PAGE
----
In psychology, “pattern recognition” describes those thought processes that match information from a stimulus, some external phenomenon, with information retrieved from our memory. In other words, our brains are particularly good at processing newly received information in connection with information we’ve already stored upstairs. The ability to recognize patterns is what allows us to predict and expect what may be coming and is therefore evolutionarily adaptive.
The problem is, we humans do pattern recognition so well, so intuitively, so unconsciously, that we tend to perceive patterns—what we think of as “design” or even “meaning”—in that which may be, at the end of the day, totally random: just, you know, things happening, for no reason whatsoever.
So much of life, and how we apprehend life, hangs on things that just happen, things that have no intrinsic meaning.
Speaking of things with no intrinsic meaning. Last Friday, President Biden did what Presidents do around this time of year, by officially pardoning the Thanksgiving turkey… two turkeys, actually, one named Peanut Butter and the other, Jelly, in a speech replete with good humor and bad puns.
(“Yes,” he said, referring to the birds’ vaccination status, “instead of getting basted, these two turkeys are getting boosted.”)
Eventually Biden made his way to a solemn coda, speaking of tables “full of grace and gratitude for everyone who made it possible.” And, he said, “we also keep in our hearts those who… have lost so much, those who will have empty seats at their tables this year because of the virus or another cruel twist of fate or accident.”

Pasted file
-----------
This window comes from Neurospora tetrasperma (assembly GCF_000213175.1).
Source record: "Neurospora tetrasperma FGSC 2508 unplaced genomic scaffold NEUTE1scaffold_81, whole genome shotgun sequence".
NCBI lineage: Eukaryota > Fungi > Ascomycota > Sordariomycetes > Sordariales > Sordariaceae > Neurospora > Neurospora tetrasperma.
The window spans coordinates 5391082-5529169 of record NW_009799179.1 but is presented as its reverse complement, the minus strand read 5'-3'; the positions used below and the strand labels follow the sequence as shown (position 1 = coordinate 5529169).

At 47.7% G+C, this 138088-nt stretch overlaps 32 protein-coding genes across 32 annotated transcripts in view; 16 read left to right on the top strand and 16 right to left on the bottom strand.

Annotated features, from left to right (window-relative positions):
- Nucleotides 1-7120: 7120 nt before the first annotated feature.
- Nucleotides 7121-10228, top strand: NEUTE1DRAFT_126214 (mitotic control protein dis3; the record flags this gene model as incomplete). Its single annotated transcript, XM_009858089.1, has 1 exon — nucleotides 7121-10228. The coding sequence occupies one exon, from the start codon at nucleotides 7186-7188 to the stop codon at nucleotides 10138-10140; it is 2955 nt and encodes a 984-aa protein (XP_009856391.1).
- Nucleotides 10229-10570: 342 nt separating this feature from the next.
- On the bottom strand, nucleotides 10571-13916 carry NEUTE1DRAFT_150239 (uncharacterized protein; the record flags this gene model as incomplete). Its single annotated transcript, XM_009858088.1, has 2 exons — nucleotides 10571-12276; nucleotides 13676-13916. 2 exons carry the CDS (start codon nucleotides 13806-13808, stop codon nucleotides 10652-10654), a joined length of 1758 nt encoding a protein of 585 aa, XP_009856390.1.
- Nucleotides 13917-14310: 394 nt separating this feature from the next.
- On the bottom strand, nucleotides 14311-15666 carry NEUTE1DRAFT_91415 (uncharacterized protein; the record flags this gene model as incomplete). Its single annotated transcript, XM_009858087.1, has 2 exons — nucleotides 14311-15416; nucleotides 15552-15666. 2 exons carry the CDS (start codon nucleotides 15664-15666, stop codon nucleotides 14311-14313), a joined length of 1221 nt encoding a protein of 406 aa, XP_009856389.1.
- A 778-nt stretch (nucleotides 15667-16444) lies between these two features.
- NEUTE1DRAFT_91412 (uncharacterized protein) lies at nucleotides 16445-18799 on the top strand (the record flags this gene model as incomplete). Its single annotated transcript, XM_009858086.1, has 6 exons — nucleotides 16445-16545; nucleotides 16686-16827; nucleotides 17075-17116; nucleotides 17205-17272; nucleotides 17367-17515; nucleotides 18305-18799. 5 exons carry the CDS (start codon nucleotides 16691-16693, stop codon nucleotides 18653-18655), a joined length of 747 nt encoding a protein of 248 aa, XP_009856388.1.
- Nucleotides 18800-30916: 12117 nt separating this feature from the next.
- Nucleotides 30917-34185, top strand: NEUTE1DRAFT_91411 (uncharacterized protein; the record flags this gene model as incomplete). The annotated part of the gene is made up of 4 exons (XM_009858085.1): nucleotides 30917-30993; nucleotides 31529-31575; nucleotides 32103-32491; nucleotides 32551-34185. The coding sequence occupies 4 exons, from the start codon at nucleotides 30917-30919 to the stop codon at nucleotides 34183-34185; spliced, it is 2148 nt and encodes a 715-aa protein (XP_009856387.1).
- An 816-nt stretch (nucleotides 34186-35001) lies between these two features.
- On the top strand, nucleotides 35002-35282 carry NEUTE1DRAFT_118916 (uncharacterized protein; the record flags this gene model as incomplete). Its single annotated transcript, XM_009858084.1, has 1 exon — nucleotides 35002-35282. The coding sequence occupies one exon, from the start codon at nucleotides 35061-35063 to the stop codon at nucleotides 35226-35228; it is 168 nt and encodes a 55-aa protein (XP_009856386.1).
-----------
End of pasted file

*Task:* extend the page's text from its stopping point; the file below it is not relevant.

“We pray for them to find the strength in sorrow and purpose in pain.”
This, we well know, is one of the areas where Biden’s leadership is most compelling, because it is his lived Torah, his story, the story of a man who has buried a wife and daughter killed in a car accident and a son who died at age forty-six of brain cancer.
The President knows that of which he speaks when he acknowledges how a “cruel twist of fate” (or what the machzor, the High Holiday Prayer Book, calls “ro’a ha-g’zerah, ‘the evil decree’) can rip apart your life in an instant, with no forewarning, leaving a ragged wound where once we held another in our arms, where once we enjoyed health or mobility, where once we drew vitality from all our friends and all our faculties. Where once we were whole, now there is only a hole. And there is often nothing that we human beings—we who see patterns in everything—can do, to predict it, avert it, undo it.
“Blame it on a simple twist of fate,” Bob Dylan memorably sang, in the song whose title, “Simple Twist of Fate,” completes each of the six stanzas, narrating a romantic encounter between two strangers that turns out not to be “meant to be.”
By chance they meet in darkness, and she departs in darkness, while he is left with an “emptiness inside to which he just could not relate / brought on by a simple twist of fate.”
And yet, in the face of what a friend of mine calls “the monumental indifference of Nature,” we human beings are consigned to our human nature, which is to be meaning-makers. Moreover, Judaism affirms order, goodness, joy, purpose, and blessing, even in a world whose randomness and errant cruelty are discernable by anyone who is paying attention.
We Jews are not nihilists; we are, more aptly, existentialists.
The nihilist says: “all is random; all is meaningless; there can be no right or wrong, good or bad, up or down, so do whatever you like.” The existentialist says, “there may be no intrinsic meaning in events; but if indeed all is random, then we must figure out how to make life meaningful and good—starting with the ability to define and discover the good in our lives and in the world.”
There is no blueprint for each human life, no plan for what might befall us on any given day. A random guy standing in a field set the course of Jewish history in motion. Each of us is shaped as much by our intentional choices as we are by what Hamlet calls “the slings and arrows of outrageous fortune.” Life isn’t meaningful or meaningless. We decide what meaning to give it.
So give thanks, this first day after Thanksgiving, for what good we have, and, even more, for what good we can do; for what blessings we have, and, even more, for what blessings we can give, in a reeling world that so often turns on a simple twist of fate.